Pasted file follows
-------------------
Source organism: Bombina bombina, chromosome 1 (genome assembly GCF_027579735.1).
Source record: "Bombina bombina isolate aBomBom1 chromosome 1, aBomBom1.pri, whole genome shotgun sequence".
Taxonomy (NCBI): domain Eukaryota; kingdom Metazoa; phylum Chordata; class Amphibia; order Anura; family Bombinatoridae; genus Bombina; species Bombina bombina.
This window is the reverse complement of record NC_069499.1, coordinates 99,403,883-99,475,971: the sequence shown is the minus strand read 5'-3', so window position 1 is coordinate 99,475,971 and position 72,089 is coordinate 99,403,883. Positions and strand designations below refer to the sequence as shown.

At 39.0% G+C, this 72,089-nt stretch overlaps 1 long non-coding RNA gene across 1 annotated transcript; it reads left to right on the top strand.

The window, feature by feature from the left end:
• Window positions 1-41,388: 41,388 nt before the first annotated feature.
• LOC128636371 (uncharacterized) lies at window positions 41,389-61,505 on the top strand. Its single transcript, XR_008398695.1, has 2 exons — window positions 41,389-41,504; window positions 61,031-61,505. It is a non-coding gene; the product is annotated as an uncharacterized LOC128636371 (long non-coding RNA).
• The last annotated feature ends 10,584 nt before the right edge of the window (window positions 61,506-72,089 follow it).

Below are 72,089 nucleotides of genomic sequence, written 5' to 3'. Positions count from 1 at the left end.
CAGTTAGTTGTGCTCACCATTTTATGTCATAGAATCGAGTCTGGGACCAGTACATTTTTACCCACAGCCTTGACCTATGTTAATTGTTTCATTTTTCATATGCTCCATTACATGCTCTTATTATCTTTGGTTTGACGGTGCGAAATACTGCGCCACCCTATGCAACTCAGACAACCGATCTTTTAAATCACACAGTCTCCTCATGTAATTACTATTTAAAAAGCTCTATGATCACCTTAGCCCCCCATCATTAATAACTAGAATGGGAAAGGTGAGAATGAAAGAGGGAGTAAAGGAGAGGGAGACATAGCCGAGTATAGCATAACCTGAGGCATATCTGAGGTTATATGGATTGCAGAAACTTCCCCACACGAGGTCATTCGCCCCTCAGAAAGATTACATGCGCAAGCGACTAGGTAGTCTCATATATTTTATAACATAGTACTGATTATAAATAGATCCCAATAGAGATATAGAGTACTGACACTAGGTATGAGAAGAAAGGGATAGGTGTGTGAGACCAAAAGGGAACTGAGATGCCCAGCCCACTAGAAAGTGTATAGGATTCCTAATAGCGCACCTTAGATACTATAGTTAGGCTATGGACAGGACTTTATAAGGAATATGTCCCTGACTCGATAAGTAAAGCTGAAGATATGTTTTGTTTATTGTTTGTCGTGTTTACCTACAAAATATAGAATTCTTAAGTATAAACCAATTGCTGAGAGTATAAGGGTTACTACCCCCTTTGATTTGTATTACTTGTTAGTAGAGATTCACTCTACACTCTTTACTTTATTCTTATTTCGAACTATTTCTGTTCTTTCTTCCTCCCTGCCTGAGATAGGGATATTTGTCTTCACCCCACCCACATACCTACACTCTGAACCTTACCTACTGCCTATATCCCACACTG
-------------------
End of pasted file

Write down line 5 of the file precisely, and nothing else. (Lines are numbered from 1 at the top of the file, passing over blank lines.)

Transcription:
At 39.0% G+C, this 72,089-nt stretch overlaps 1 long non-coding RNA gene across 1 annotated transcript; it reads left to right on the top strand.